Can Silence Be Courageous?
In her essay “The Cowardly Reasons Jewish Organizations Won’t Speak up against Trump Appointees,” Dr. Lila Corwin Berman speaks powerfully about a moment of moral failure in the Jewish community. If her critique is right, Jewish leaders today are repeating one of the worst mistakes of history: saying and doing nothing in the face of a resurgent white supremacism just as Jewish leaders once remained silent in the face of a growing Nazi threat.
I too am outraged by what Trump has said about Muslims and about women and by what his followers have said about (and done to) Jews and other groups. But I write to challenge Dr. Corwin Berman’s critique and to suggest another response.
Donald Trump has chosen to appoint an advisor who has helped to reintroduce bigotry into the public square and has been accused of outright anti-Semitism himself. Many Jewish organizations have chosen not to speak out against the appointment, and for Berman, their silence is a betrayal of their duty to serve the public good. There is nothing inherent in the status of being a charitable organization that exempts them from the responsibility to fight the evils of anti-Semitism, racism, sexism and homophobia, she argues, no law against taking a political stand. She considers their silence inexcusable.
I have been heartened by organizations willing to take a stand against the prejudice and hatred that have boiled to the surface over the last year, but is Dr. Corwin Berman right to condemn those organizations that have chosen not to speak out? Most of us remember the famous saying: “the only thing necessary for the triumph of evil is for good men to do nothing.” Given how Jews have suffered while good men did nothing, how can any morally conscious Jew today defend remaining silent?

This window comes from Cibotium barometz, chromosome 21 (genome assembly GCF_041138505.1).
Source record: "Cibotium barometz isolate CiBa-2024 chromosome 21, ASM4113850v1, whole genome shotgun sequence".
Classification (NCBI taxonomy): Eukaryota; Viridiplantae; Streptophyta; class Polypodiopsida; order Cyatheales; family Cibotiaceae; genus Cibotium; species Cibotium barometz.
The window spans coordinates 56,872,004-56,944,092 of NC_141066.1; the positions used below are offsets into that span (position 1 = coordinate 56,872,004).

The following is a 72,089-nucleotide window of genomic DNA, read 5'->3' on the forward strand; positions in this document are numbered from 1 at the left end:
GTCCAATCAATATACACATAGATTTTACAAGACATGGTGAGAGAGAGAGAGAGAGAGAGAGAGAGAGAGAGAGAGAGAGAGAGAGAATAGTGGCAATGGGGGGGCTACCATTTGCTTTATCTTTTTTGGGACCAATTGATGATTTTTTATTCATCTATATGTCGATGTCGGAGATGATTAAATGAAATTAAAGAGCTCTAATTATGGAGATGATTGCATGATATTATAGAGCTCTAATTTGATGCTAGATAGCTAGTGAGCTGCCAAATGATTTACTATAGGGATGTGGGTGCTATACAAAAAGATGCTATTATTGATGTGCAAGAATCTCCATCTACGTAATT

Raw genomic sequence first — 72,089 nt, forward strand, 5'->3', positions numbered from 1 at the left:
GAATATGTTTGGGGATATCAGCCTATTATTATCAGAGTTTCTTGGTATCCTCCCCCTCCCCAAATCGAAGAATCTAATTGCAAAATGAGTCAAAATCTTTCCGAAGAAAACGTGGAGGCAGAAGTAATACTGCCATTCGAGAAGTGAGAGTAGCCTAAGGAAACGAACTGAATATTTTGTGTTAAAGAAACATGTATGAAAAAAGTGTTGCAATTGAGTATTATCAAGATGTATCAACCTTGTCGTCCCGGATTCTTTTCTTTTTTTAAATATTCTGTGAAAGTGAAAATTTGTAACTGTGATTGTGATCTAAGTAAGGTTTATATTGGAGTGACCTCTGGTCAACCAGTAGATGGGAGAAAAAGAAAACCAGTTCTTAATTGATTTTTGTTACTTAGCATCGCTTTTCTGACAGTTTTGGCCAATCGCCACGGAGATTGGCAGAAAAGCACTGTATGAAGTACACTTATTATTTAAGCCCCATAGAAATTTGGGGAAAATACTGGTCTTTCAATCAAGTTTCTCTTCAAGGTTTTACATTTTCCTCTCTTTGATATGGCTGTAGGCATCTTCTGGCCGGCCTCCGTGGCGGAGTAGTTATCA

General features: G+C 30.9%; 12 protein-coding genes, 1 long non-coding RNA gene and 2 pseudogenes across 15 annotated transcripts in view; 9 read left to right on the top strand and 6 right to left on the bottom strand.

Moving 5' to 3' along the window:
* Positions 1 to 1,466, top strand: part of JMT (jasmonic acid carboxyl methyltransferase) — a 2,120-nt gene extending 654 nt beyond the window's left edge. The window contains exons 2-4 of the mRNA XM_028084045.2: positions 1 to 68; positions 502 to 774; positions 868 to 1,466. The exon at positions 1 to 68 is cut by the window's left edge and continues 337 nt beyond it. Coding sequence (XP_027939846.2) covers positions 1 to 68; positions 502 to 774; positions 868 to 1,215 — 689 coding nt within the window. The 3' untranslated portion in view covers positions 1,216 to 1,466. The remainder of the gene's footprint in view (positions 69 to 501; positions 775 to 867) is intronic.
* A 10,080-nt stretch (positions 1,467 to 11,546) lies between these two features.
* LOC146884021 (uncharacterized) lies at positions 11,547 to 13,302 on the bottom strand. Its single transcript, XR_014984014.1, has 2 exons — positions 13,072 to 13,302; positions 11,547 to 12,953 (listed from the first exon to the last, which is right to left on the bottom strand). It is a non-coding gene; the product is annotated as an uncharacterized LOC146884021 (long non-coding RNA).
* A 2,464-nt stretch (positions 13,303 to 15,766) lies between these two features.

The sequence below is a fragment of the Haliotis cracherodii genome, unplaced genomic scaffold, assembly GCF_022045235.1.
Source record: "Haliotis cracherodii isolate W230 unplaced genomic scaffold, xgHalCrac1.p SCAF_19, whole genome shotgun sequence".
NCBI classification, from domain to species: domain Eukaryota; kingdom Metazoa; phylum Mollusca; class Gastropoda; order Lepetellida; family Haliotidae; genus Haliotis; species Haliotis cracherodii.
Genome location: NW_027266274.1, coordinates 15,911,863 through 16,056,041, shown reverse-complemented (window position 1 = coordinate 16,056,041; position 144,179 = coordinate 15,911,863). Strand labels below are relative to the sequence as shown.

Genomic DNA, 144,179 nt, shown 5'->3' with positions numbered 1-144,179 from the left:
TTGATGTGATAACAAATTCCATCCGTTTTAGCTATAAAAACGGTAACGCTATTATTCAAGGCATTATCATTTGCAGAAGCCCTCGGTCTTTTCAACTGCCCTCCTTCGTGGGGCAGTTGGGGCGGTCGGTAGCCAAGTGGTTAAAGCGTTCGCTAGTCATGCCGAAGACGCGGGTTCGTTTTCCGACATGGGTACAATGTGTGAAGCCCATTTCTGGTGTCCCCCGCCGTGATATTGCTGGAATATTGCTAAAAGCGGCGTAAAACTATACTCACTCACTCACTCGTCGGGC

At the risk of bringing down the judgment of history on my head, let me make an attempt. One problem with Corwin Berman’s critique is that many of the organizations she is denouncing aren’t doing nothing; they see themselves as serving the public good in other ways. Their silence can be understood not as cowardice but as coming from a commitment to another value or moral mission.
The Jewish community has advocacy, civil rights and self-defense organizations, and one rightly expects them to speak out in a moment like this, but other Jewish organizations have other missions. They serve the poor, the needy, the elderly and new immigrants. If they depend on philanthropic or governmental funding to serve those roles, any action which risks that support may pose a genuine moral predicament. Organizations that are remaining silent may be making the wrong calculation, but it is not self-serving or cowardly to decide that one’s most important obligation is to the people you’ve committed to help, people with perhaps everything to lose if you let them down.
Of course, speaking out in the face of injustice is an important moral obligation too, but lets face it: speaking out comes very easily these days. Who knows how many petitions I’ve signed and indignant posts that I’ve liked? But true moral action rarely comes so easily. There is usually great sacrifice involved, and those who have to sacrifice the welfare of others are in a different moral situation than those of us judging them from the outside. What might be cloaked by an organization’s silence is not cowardice or cynical self-interest but a group of good-hearted people wrestling with conflicting values and commitments.
This is not to say that one has to simply accept the silence of such organizations, but there is another possible response to it. Rather than denouncing organizations for cowardice, why not try to engage their leadership directly, as if they were principled human beings with a different set of moral commitments? Why not try to understand how they see the situation, and why they are acting as they do before deciding they’ve had enough time to figure things out and condemning them? There are many different kinds of courage. Maybe what this moment demands of us is not just the courage to speak out but also the courage of empathy which involves its own kind of sacrifices.